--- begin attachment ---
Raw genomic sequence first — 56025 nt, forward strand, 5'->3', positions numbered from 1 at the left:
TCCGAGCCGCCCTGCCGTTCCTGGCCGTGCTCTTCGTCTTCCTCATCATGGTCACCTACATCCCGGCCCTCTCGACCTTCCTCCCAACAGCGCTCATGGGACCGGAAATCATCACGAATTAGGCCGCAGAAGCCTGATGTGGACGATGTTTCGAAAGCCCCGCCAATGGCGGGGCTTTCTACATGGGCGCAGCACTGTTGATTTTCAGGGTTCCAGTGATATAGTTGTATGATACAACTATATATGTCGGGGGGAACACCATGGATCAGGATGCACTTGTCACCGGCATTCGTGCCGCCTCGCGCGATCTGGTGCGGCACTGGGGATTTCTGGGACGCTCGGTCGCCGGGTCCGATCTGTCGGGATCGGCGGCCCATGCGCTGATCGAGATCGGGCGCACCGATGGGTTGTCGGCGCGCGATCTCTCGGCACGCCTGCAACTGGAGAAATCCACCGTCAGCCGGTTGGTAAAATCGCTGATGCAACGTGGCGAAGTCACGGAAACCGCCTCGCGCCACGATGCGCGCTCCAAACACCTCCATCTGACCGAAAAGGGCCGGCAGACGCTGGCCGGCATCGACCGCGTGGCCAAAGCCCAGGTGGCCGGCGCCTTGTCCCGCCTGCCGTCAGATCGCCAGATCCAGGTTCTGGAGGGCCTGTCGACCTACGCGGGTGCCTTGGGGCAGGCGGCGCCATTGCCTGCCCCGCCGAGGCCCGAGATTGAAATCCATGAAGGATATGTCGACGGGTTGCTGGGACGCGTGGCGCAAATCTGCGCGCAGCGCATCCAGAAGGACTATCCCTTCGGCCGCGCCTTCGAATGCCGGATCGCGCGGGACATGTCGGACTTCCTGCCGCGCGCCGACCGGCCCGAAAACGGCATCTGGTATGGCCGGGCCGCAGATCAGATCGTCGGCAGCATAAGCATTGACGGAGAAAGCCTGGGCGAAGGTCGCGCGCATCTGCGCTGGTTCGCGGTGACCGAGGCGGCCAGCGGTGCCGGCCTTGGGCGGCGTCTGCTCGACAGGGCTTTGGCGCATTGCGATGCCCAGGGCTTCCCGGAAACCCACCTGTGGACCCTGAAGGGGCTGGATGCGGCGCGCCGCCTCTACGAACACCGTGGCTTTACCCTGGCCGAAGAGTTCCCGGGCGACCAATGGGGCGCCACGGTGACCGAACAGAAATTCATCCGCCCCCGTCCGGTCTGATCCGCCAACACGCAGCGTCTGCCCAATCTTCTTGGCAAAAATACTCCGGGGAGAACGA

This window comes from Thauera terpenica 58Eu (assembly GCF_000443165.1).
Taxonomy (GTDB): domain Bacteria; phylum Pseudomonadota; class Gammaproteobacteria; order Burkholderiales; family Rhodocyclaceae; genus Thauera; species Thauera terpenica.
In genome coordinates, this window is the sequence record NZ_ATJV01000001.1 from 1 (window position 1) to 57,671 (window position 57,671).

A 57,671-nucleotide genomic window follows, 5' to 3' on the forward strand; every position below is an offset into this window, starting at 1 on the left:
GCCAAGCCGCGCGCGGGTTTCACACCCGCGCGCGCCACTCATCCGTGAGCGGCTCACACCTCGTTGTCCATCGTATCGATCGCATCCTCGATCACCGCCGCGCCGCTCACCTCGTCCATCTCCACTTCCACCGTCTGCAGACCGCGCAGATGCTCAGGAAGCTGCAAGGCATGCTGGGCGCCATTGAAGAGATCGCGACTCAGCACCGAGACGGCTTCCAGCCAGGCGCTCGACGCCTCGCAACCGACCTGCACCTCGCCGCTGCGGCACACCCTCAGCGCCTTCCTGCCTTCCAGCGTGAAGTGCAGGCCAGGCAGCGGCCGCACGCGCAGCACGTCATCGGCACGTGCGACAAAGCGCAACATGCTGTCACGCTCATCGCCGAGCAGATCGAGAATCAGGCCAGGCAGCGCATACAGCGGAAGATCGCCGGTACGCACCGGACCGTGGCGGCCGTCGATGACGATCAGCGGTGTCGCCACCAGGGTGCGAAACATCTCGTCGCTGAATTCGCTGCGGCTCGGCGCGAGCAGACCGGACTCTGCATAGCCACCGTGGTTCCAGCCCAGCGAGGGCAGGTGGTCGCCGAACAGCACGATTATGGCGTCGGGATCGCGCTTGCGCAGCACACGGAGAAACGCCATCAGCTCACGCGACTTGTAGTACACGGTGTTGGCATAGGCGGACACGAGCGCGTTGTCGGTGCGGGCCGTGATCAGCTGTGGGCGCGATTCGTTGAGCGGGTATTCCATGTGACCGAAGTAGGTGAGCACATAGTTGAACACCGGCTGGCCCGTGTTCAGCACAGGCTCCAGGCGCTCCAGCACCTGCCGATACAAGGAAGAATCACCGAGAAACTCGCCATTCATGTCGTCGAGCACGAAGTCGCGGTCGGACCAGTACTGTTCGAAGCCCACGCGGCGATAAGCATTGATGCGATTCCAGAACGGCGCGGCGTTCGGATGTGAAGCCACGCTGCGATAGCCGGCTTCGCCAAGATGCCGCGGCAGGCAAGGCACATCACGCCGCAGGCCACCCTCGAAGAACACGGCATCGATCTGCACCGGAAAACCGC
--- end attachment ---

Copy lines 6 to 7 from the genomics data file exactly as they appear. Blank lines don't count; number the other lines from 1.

A 57,671-nucleotide genomic window follows, 5' to 3' on the forward strand; every position below is an offset into this window, starting at 1 on the left:
GCCAAGCCGCGCGCGGGTTTCACACCCGCGCGCGCCACTCATCCGTGAGCGGCTCACACCTCGTTGTCCATCGTATCGATCGCATCCTCGATCACCGCCGCGCCGCTCACCTCGTCCATCTCCACTTCCACCGTCTGCAGACCGCGCAGATGCTCAGGAAGCTGCAAGGCATGCTGGGCGCCATTGAAGAGATCGCGACTCAGCACCGAGACGGCTTCCAGCCAGGCGCTCGACGCCTCGCAACCGACCTGCACCTCGCCGCTGCGGCACACCCTCAGCGCCTTCCTGCCTTCCAGCGTGAAGTGCAGGCCAGGCAGCGGCCGCACGCGCAGCACGTCATCGGCACGTGCGACAAAGCGCAACATGCTGTCACGCTCATCGCCGAGCAGATCGAGAATCAGGCCAGGCAGCGCATACAGCGGAAGATCGCCGGTACGCACCGGACCGTGGCGGCCGTCGATGACGATCAGCGGTGTCGCCACCAGGGTGCGAAACATCTCGTCGCTGAATTCGCTGCGGCTCGGCGCGAGCAGACCGGACTCTGCATAGCCACCGTGGTTCCAGCCCAGCGAGGGCAGGTGGTCGCCGAACAGCACGATTATGGCGTCGGGATCGCGCTTGCGCAGCACACGGAGAAACGCCATCAGCTCACGCGACTTGTAGTACACGGTGTTGGCATAGGCGGACACGAGCGCGTTGTCGGTGCGGGCCGTGATCAGCTGTGGGCGCGATTCGTTGAGCGGGTATTCCATGTGACCGAAGTAGGTGAGCACATAGTTGAACACCGGCTGGCCCGTGTTCAGCACAGGCTCCAGGCGCTCCAGCACCTGCCGATACAAGGAAGAATCACCGAGAAACTCGCCATTCATGTCGTCGAGCACGAAGTCGCGGTCGGACCAGTACTGTTCGAAGCCCACGCGGCGATAAGCATTGATGCGATTCCAGAACGGCGCGGCGTTCGGATGTGAAGCCACGCTGCGATAGCCGGCTTCGCCAAGATGCCGCGGCAGGCAAGGCACATCACGCCGCAGGCCACCCTCGAAGAACACGGCATCGATCTGCACCGGAAAACCGC